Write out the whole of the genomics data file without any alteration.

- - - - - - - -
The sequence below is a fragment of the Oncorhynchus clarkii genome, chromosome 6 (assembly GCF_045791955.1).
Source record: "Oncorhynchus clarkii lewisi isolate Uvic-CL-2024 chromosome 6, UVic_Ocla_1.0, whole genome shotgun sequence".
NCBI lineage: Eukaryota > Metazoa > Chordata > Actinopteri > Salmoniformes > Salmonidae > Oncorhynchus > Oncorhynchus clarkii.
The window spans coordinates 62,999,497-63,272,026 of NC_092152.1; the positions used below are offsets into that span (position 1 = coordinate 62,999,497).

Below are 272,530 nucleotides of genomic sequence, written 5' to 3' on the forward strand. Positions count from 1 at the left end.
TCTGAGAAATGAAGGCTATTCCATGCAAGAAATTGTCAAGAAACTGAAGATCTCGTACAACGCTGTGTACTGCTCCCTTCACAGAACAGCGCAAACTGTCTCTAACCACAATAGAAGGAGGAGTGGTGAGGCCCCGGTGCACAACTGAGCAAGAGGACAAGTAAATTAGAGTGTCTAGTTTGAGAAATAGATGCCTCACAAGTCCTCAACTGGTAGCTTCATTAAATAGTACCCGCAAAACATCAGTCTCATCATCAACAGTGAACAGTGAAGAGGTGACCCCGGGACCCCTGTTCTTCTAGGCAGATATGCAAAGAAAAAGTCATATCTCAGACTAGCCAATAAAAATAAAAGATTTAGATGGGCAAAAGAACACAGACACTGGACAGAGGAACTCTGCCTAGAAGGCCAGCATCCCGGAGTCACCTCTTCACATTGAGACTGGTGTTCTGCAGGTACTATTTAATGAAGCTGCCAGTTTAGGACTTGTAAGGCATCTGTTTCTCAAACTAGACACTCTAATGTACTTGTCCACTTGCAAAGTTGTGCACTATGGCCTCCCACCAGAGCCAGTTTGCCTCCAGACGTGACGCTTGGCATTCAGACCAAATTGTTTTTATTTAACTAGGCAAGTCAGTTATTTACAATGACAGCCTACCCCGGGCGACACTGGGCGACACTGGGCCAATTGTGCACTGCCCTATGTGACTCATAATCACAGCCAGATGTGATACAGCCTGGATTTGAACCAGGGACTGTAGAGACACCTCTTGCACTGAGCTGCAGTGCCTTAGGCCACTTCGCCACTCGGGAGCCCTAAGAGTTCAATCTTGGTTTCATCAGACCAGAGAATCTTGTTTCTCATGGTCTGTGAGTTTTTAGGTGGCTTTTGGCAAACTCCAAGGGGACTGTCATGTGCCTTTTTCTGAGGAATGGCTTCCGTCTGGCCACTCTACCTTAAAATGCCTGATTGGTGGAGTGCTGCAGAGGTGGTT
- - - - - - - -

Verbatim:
The sequence below is a fragment of the Oncorhynchus clarkii genome, chromosome 6 (assembly GCF_045791955.1).
Source record: "Oncorhynchus clarkii lewisi isolate Uvic-CL-2024 chromosome 6, UVic_Ocla_1.0, whole genome shotgun sequence".
NCBI lineage: Eukaryota > Metazoa > Chordata > Actinopteri > Salmoniformes > Salmonidae > Oncorhynchus > Oncorhynchus clarkii.
The window spans coordinates 62,999,497-63,272,026 of NC_092152.1; the positions used below are offsets into that span (position 1 = coordinate 62,999,497).

Below are 272,530 nucleotides of genomic sequence, written 5' to 3' on the forward strand. Positions count from 1 at the left end.
TCTGAGAAATGAAGGCTATTCCATGCAAGAAATTGTCAAGAAACTGAAGATCTCGTACAACGCTGTGTACTGCTCCCTTCACAGAACAGCGCAAACTGTCTCTAACCACAATAGAAGGAGGAGTGGTGAGGCCCCGGTGCACAACTGAGCAAGAGGACAAGTAAATTAGAGTGTCTAGTTTGAGAAATAGATGCCTCACAAGTCCTCAACTGGTAGCTTCATTAAATAGTACCCGCAAAACATCAGTCTCATCATCAACAGTGAACAGTGAAGAGGTGACCCCGGGACCCCTGTTCTTCTAGGCAGATATGCAAAGAAAAAGTCATATCTCAGACTAGCCAATAAAAATAAAAGATTTAGATGGGCAAAAGAACACAGACACTGGACAGAGGAACTCTGCCTAGAAGGCCAGCATCCCGGAGTCACCTCTTCACATTGAGACTGGTGTTCTGCAGGTACTATTTAATGAAGCTGCCAGTTTAGGACTTGTAAGGCATCTGTTTCTCAAACTAGACACTCTAATGTACTTGTCCACTTGCAAAGTTGTGCACTATGGCCTCCCACCAGAGCCAGTTTGCCTCCAGACGTGACGCTTGGCATTCAGACCAAATTGTTTTTATTTAACTAGGCAAGTCAGTTATTTACAATGACAGCCTACCCCGGGCGACACTGGGCGACACTGGGCCAATTGTGCACTGCCCTATGTGACTCATAATCACAGCCAGATGTGATACAGCCTGGATTTGAACCAGGGACTGTAGAGACACCTCTTGCACTGAGCTGCAGTGCCTTAGGCCACTTCGCCACTCGGGAGCCCTAAGAGTTCAATCTTGGTTTCATCAGACCAGAGAATCTTGTTTCTCATGGTCTGTGAGTTTTTAGGTGGCTTTTGGCAAACTCCAAGGGGACTGTCATGTGCCTTTTTCTGAGGAATGGCTTCCGTCTGGCCACTCTACCTTAAAATGCCTGATTGGTGGAGTGCTGCAGAGGTGGTT